"Books keep stupidity at bay. And vain hopes. And vain men. They undress you with love, strength, and knowledge. It's love from within."
Jean Perdu has perhaps the best job in the world. He is a bookseller who sells books much like a doctor would prescribe medicine-he can talk with a person and know exactly what kind of book they need in their life for any given situation. His bookstore, La Pharmacie Litteraire, is on a huge barge floating in the Sienne, in Paris. While he is friendly to all and seems to have a good life, Monsieur Perdu is broken on the inside. He has never recovered from the heartbreak of having his lover abandon him twenty years ago. He lives by providing happiness to others by finding them the books they need, but invests no happiness in his own life. He shies away from any interpersonal relationships for fear of being hurt again. When a letter from long ago surfaces, it sheds light on the circumstances around his romantic abandonment from long ago, Perdu takes off in his bookshop on a journey across France that will lead him to adventure, discovery, and personal healing.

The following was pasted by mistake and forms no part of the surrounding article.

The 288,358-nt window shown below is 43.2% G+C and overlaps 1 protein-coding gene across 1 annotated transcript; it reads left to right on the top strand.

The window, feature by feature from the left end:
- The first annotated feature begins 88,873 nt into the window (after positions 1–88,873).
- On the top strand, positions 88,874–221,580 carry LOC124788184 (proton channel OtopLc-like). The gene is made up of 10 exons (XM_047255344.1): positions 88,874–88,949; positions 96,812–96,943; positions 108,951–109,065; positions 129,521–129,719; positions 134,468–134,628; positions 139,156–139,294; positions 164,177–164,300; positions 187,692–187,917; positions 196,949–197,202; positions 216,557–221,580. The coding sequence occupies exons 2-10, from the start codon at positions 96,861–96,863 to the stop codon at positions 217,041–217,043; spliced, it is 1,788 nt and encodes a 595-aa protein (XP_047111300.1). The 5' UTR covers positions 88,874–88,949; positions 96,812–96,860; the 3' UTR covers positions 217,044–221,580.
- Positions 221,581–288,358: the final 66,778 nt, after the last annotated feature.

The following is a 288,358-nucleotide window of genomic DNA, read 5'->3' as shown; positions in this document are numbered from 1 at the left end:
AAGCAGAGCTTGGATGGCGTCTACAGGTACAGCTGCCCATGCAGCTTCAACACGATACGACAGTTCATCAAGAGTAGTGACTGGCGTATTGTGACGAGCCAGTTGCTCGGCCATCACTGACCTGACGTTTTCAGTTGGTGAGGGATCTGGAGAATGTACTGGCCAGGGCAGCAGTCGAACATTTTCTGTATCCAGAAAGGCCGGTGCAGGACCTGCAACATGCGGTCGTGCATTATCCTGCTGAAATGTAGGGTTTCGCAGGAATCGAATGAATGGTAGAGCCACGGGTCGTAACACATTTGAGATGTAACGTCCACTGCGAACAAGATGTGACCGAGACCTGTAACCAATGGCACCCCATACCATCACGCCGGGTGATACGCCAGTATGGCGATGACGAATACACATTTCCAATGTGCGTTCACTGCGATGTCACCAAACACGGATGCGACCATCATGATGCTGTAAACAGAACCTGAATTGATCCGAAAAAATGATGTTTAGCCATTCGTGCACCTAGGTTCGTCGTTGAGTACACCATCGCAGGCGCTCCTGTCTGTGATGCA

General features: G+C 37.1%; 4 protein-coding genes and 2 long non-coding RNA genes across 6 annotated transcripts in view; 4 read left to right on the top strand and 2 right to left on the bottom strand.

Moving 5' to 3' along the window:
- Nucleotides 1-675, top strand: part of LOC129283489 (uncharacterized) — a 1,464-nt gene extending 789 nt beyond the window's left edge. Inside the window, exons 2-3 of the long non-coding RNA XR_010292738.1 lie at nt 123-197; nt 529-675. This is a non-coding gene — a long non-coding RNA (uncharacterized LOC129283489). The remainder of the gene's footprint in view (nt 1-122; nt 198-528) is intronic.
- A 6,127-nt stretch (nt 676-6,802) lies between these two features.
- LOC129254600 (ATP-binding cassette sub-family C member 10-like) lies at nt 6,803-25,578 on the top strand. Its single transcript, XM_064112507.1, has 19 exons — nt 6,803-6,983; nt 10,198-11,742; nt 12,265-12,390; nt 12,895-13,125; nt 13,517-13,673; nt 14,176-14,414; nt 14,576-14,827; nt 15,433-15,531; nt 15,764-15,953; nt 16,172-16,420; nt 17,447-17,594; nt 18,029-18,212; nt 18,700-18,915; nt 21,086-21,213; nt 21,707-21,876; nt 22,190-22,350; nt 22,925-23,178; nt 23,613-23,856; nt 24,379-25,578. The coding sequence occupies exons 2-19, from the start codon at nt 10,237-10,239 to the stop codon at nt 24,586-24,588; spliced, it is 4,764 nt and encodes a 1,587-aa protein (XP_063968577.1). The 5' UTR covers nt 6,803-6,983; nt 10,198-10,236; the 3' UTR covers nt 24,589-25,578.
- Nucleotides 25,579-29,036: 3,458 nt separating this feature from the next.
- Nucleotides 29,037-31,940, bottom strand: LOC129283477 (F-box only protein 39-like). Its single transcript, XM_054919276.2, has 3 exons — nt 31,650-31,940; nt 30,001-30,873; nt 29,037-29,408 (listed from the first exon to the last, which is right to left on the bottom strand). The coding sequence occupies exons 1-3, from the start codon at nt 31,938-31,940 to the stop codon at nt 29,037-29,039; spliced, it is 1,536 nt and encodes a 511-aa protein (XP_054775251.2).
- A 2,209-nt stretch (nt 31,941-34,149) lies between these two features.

"Some novels are loving, lifelong companions; some give you a clip around the ear; others are friends who wrap you in warm towels when you've got those autumn blues. And some...well, some are pink candy floss that tingles in your brain for three seconds and leaves a blissful void."
This might just be one of the best books ever written. First of all, it is a love letter to books and to those that love them. What's not to love about that, right?! But that's only just scratching the surface of this outstanding novel. It's also a love letter to France. Not just Paris, but countless other cities and towns that Perdu explores. It's very beautifully written. He makes everything, from the people, the sights, and the exquisite meals, come alive to where it really feels as if you are experiencing everything right alongside of him. To my surprise it was also very poignant. Themes of love, loss, and finding your purpose filled the pages from cover to cover. I also love the idea (and if you're a reader, I'm sure you do too) that you can use books as a means for making you feel better. They are medicine for the soul. Monsieur Perdu was exactly the kind of hero that you just enjoy rooting for; kind, humble, generous, big-hearted, and courageous. This is definitely a book to keep you warm on these long, cold February nights.
“Reading—an endless journey; a long, indeed never-ending journey that made one more temperate as well as more loving and kind.”